Empty Nesters


The other day Rosellen and I were talking about how distressing it is that, with both of our daughters now in their fifties, there’s so little about their growing up and our parenting during those early years that remains in sharp focus. Was there really a time when we all lived together under the same roof, never really quite believing that the situation would ever be any different, that one day we would be living in different parts of the country and the world, living in our own apartments and houses, driving our own cars and paying our own bills? We loved so much about their growing up years. They were such rewarding kids who blessed us with their good health, their studiousness and their general good natures that we puzzled over the friends who couldn’t wait to see their kids gone so they could get on with their lives. Our daughters were our lives and we never wanted them gone.

These musings, never too far from my consciousness,  resurfaced last week when a note arrived from my friend, fellow teacher and thought partner, Kimberly, a request for prayers for Zachary, her oldest, who is off to college for his freshman year at the University of Dayton. It reminded me that we are entering empty or partially empty nest season when the centrifugal force of kids spinning off to college begins the process of the splintering of so many American families. I attended a commuter college, so I didn’t experience this force until four years later when I left for graduate school, but the same dis-integration of the family was at work atlater date.

In any case, here’s what I wrote in response to Kimberly’s request for prayers for Zach:


My prayers are for you, not Zach. He’ll be fine. Sending off your first-born is painful. It’s the beginning of the end of a life that you and Mike have constructed over the last eighteen years. When I was the principal of my little school in New Hampshire, I saw a mother in tears in the school yard after she had dropped her child off for the first day of school. I asked her what was wrong. She said that child was the youngest of five, so every day for the past fifteen years she had had children at home with her. Now she was scared to go home to an empty house. She didn’t know what she was supposed to do.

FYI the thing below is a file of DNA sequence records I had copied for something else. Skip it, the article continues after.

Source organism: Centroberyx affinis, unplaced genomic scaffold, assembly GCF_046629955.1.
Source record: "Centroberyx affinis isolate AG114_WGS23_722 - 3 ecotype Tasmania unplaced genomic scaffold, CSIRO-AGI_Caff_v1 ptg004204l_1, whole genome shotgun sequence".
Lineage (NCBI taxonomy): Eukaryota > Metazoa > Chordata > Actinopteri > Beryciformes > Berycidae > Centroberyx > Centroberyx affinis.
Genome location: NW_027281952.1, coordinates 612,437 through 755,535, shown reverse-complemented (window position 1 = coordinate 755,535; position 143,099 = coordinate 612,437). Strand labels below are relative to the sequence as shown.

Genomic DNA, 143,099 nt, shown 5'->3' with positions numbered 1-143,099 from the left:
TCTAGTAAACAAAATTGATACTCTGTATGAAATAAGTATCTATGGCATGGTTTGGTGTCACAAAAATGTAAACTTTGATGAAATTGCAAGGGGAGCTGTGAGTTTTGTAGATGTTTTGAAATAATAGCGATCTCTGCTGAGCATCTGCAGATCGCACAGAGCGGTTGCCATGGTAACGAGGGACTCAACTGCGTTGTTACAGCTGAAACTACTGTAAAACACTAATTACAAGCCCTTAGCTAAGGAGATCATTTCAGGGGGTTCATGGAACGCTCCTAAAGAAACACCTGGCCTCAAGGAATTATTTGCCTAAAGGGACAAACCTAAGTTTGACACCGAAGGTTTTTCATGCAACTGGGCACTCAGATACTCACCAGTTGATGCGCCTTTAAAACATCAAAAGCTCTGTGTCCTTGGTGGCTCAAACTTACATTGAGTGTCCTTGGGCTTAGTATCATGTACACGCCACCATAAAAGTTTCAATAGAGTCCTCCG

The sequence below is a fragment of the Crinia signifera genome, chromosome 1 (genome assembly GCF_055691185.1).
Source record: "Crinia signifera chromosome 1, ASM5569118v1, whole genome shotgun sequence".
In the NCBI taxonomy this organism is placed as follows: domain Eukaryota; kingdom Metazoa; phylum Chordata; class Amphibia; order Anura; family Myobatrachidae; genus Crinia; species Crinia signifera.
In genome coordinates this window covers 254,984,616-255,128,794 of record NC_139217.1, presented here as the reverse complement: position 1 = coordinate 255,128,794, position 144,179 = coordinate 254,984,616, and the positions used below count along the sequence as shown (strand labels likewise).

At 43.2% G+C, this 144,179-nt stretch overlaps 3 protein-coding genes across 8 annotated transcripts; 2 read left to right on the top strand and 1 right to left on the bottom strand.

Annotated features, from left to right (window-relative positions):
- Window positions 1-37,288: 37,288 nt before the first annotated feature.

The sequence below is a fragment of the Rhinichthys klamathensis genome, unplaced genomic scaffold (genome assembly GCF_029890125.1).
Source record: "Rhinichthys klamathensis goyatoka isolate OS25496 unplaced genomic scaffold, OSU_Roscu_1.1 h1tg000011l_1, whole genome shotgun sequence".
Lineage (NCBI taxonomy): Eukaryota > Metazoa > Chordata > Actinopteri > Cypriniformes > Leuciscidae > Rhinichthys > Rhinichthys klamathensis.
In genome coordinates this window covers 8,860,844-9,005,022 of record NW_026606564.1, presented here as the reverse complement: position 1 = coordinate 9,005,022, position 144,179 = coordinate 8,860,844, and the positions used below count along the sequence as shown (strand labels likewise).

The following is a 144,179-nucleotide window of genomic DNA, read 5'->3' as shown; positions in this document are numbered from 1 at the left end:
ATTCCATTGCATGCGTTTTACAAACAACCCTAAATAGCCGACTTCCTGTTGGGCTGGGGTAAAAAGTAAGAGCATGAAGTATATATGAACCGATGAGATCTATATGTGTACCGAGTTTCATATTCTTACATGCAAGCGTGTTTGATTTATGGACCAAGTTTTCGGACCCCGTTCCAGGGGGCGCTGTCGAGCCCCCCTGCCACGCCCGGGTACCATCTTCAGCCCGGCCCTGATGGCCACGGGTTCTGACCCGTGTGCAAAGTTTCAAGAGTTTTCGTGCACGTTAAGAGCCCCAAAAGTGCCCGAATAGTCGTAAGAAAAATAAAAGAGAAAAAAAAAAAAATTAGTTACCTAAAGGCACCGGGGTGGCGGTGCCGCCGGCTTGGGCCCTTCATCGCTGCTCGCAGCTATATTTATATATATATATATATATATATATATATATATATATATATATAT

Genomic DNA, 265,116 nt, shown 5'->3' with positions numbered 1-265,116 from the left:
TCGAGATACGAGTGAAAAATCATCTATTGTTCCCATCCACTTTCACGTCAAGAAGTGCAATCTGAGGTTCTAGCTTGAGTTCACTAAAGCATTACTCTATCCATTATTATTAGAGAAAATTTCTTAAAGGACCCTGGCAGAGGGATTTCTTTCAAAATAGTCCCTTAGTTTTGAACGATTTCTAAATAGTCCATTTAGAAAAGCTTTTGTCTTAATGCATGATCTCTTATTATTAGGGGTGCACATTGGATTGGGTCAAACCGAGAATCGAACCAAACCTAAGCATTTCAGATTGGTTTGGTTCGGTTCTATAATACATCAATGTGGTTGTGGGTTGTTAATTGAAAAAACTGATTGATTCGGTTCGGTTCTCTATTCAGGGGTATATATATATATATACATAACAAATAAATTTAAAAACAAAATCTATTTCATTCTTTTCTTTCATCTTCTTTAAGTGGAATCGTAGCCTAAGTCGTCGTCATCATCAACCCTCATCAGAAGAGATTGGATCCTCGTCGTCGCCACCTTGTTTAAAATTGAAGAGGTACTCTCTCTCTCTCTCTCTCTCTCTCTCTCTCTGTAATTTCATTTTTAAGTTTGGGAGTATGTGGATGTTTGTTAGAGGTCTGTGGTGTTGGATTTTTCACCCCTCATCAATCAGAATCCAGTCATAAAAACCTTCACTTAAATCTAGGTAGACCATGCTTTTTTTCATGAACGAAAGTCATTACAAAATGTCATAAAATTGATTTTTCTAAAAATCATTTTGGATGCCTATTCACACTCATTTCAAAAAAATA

That’s a different kind of break from the old order than the one you’re facing and you’ve got plenty in your life to fill that void, but things are never going to be the same. When Adina went off to Wesleyan in Connecticut from our home in Houston, we couldn’t accompany her. We drove her to the airport and arranged for a friend to meet her at the other end and help her get set up. On the drive back, I cried my eyes out and was so oblivious to what I was doing that I got stopped for speeding.

I remember Garrison Keillor saying that the kids you should worry about are the ones who DON’T leave home. The ones that do are evidence that you’ve done your job well. Take comfort in that.



Like Kimberly, our nest was not really empty when Adina left. Elana was still with us for another three years and that is one of the unspoken perks of sending your first-born off. Before a second – and third and fourth – arrives, the oldest has something that none of the latecomers can hope for – the full, undivided attention of their parents. Of course, the effects of family configurations on each child are subject to so many variables that the outcomes aren’t easy to predict, but my impression is that oldest children, expecting the center stage position they once had, tend to consume a greater portion of the available oxygen than the latecomers. Their departure gives their younger siblings a shot at the undivided attention the first-born once basked in and an opportunity to test their own voices which had often been drowned out by their older brothers and sisters.

We enjoyed watching Elana come into her own during those years, while we remained eager to hear as much news from Adina as she was willing to share and looked forward to every school break when she returned to us. With both children long long gone, we still hunger for those communiques from the field. Their lives are their own to live now, but as a friend said on the day her first child was born, there will never be another day while we’re all alive that we won’t worry about that child and, I should add, delight in their exploits.

So, finally, I would say to Kimberly that although there’s pain attached to letting Zach go, it’s the beginning of a new stage in all your lives, a time when all the terms of your relationships with one another get scrambled and redefined. There are a lot of unknowns in this new situation that could spell trouble, but in their unpredictably there’s excitement about what’s next.

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Marv Hoffman
By Marv Hoffman

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